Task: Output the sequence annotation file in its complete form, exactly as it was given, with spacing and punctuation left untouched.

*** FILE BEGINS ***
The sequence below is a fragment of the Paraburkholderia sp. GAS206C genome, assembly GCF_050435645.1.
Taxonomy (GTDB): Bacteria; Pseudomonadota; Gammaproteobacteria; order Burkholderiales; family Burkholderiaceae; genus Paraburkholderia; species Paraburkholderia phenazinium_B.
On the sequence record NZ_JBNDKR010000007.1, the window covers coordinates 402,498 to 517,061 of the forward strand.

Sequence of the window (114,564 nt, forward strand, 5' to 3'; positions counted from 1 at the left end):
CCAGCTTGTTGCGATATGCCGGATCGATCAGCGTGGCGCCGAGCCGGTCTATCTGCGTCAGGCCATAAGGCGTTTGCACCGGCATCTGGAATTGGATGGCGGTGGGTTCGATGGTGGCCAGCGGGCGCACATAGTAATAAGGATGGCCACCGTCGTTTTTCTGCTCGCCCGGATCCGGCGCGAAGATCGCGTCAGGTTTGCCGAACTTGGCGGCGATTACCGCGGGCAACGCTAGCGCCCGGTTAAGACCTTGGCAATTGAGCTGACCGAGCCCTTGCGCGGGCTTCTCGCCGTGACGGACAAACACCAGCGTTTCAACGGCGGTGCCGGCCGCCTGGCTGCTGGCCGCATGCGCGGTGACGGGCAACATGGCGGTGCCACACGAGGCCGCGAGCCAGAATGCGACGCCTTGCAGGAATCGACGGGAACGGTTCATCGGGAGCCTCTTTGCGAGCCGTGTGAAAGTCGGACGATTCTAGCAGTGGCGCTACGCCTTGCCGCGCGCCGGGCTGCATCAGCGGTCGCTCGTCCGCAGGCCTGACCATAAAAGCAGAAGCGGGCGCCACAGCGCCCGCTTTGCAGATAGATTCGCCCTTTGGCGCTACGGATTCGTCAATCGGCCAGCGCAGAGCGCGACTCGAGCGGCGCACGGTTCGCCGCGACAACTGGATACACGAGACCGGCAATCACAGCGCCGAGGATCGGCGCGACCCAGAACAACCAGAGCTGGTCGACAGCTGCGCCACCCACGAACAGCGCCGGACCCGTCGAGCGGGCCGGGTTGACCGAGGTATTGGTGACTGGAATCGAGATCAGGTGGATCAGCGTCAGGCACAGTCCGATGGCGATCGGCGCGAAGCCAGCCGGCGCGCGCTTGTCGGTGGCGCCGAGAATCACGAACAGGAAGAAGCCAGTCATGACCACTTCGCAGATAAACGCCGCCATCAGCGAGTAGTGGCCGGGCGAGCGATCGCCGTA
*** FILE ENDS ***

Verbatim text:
The sequence below is a fragment of the Paraburkholderia sp. GAS206C genome, assembly GCF_050435645.1.
Taxonomy (GTDB): Bacteria; Pseudomonadota; Gammaproteobacteria; order Burkholderiales; family Burkholderiaceae; genus Paraburkholderia; species Paraburkholderia phenazinium_B.
On the sequence record NZ_JBNDKR010000007.1, the window covers coordinates 402,498 to 517,061 of the forward strand.

Sequence of the window (114,564 nt, forward strand, 5' to 3'; positions counted from 1 at the left end):
CCAGCTTGTTGCGATATGCCGGATCGATCAGCGTGGCGCCGAGCCGGTCTATCTGCGTCAGGCCATAAGGCGTTTGCACCGGCATCTGGAATTGGATGGCGGTGGGTTCGATGGTGGCCAGCGGGCGCACATAGTAATAAGGATGGCCACCGTCGTTTTTCTGCTCGCCCGGATCCGGCGCGAAGATCGCGTCAGGTTTGCCGAACTTGGCGGCGATTACCGCGGGCAACGCTAGCGCCCGGTTAAGACCTTGGCAATTGAGCTGACCGAGCCCTTGCGCGGGCTTCTCGCCGTGACGGACAAACACCAGCGTTTCAACGGCGGTGCCGGCCGCCTGGCTGCTGGCCGCATGCGCGGTGACGGGCAACATGGCGGTGCCACACGAGGCCGCGAGCCAGAATGCGACGCCTTGCAGGAATCGACGGGAACGGTTCATCGGGAGCCTCTTTGCGAGCCGTGTGAAAGTCGGACGATTCTAGCAGTGGCGCTACGCCTTGCCGCGCGCCGGGCTGCATCAGCGGTCGCTCGTCCGCAGGCCTGACCATAAAAGCAGAAGCGGGCGCCACAGCGCCCGCTTTGCAGATAGATTCGCCCTTTGGCGCTACGGATTCGTCAATCGGCCAGCGCAGAGCGCGACTCGAGCGGCGCACGGTTCGCCGCGACAACTGGATACACGAGACCGGCAATCACAGCGCCGAGGATCGGCGCGACCCAGAACAACCAGAGCTGGTCGACAGCTGCGCCACCCACGAACAGCGCCGGACCCGTCGAGCGGGCCGGGTTGACCGAGGTATTGGTGACTGGAATCGAGATCAGGTGGATCAGCGTCAGGCACAGTCCGATGGCGATCGGCGCGAAGCCAGCCGGCGCGCGCTTGTCGGTGGCGCCGAGAATCACGAACAGGAAGAAGCCAGTCATGACCACTTCGCAGATAAACGCCGCCATCAGCGAGTAGTGGCCGGGCGAGCGATCGCCGTA